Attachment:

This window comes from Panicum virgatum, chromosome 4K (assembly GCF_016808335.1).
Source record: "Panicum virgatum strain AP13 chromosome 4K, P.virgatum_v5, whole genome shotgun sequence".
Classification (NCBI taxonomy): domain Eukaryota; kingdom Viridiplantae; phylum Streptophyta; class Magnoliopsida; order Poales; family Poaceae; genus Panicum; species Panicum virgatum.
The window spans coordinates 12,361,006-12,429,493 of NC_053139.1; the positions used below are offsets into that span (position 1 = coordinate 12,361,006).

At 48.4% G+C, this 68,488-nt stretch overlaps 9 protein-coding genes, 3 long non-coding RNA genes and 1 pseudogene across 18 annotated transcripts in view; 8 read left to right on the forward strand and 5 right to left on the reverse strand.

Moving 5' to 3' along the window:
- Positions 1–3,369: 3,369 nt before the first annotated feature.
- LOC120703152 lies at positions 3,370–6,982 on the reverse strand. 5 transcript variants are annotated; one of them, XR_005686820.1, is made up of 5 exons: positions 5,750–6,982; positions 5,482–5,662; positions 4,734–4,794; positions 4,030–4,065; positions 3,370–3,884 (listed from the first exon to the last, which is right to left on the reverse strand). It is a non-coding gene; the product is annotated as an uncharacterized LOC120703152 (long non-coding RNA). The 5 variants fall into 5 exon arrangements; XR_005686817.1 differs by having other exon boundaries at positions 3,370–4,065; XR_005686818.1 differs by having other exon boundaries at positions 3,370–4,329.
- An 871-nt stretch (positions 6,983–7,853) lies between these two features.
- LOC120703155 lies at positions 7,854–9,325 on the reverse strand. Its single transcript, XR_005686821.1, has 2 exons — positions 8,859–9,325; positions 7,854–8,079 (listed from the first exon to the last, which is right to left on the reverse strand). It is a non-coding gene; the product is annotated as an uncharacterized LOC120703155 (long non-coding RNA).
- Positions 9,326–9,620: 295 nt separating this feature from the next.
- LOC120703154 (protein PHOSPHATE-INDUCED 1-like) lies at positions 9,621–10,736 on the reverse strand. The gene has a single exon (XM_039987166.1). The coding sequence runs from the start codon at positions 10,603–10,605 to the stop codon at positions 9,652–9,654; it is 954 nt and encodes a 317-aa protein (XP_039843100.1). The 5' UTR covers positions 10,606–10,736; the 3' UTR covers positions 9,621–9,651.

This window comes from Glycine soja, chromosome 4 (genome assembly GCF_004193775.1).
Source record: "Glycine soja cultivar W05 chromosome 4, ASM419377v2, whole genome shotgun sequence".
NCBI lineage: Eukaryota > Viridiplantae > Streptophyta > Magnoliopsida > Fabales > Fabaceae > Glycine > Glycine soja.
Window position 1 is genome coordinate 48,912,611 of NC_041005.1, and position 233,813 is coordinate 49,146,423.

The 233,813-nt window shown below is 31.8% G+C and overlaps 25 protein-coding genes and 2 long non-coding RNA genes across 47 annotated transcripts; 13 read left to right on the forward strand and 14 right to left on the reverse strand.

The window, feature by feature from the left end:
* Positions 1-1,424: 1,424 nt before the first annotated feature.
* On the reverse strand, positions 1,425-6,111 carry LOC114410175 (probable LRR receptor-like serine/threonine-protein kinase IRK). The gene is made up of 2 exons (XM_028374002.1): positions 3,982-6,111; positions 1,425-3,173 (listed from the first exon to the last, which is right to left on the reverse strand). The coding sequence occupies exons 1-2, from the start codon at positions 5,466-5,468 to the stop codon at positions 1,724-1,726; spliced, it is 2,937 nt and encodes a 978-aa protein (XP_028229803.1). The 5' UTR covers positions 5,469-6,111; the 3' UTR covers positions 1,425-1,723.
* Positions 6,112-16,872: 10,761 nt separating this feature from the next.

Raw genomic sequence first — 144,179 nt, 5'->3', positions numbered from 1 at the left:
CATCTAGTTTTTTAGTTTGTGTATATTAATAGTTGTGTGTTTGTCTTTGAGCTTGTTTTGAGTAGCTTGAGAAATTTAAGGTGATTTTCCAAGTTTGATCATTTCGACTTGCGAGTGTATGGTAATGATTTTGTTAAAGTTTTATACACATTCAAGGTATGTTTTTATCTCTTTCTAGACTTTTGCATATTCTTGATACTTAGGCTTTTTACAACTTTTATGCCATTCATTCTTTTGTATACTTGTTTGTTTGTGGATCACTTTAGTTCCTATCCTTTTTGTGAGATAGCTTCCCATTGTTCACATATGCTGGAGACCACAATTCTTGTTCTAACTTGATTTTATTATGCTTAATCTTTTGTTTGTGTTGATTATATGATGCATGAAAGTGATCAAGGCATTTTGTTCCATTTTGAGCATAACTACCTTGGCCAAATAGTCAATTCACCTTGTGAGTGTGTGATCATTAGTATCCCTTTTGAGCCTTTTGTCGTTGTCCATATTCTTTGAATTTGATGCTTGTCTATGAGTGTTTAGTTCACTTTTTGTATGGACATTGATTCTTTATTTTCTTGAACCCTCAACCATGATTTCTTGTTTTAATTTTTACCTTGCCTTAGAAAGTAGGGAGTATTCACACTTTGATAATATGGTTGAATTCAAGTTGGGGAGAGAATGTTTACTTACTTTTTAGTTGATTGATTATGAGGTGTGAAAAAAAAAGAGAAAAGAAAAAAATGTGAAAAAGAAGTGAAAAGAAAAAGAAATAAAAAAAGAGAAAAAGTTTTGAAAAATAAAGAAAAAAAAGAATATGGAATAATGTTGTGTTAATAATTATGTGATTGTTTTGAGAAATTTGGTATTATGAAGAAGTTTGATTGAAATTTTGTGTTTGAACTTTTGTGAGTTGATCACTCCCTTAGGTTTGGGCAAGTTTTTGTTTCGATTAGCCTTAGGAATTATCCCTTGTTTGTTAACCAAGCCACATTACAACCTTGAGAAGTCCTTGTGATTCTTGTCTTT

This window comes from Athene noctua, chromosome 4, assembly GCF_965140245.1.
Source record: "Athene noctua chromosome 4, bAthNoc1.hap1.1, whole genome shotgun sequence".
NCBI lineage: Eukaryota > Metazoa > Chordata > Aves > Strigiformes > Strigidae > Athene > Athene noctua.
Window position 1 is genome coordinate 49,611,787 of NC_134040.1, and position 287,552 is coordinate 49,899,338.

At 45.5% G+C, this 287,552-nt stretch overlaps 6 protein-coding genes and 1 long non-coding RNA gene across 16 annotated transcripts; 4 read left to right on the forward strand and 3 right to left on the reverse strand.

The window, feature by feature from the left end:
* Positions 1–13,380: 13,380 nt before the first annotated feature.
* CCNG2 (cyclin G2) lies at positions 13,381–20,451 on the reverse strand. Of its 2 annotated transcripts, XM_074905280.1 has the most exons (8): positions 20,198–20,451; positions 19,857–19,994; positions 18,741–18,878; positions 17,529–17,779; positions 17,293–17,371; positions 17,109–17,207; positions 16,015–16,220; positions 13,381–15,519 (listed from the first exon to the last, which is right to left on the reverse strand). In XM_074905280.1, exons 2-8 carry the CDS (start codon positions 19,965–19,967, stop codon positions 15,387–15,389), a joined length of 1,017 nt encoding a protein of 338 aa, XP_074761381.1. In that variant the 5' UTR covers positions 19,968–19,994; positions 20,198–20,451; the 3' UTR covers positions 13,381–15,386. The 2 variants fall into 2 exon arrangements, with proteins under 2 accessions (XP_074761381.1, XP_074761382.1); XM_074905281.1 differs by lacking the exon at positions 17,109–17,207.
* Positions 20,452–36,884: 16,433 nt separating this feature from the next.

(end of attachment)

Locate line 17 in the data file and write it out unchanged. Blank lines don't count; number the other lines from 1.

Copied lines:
The 233,813-nt window shown below is 31.8% G+C and overlaps 25 protein-coding genes and 2 long non-coding RNA genes across 47 annotated transcripts; 13 read left to right on the forward strand and 14 right to left on the reverse strand.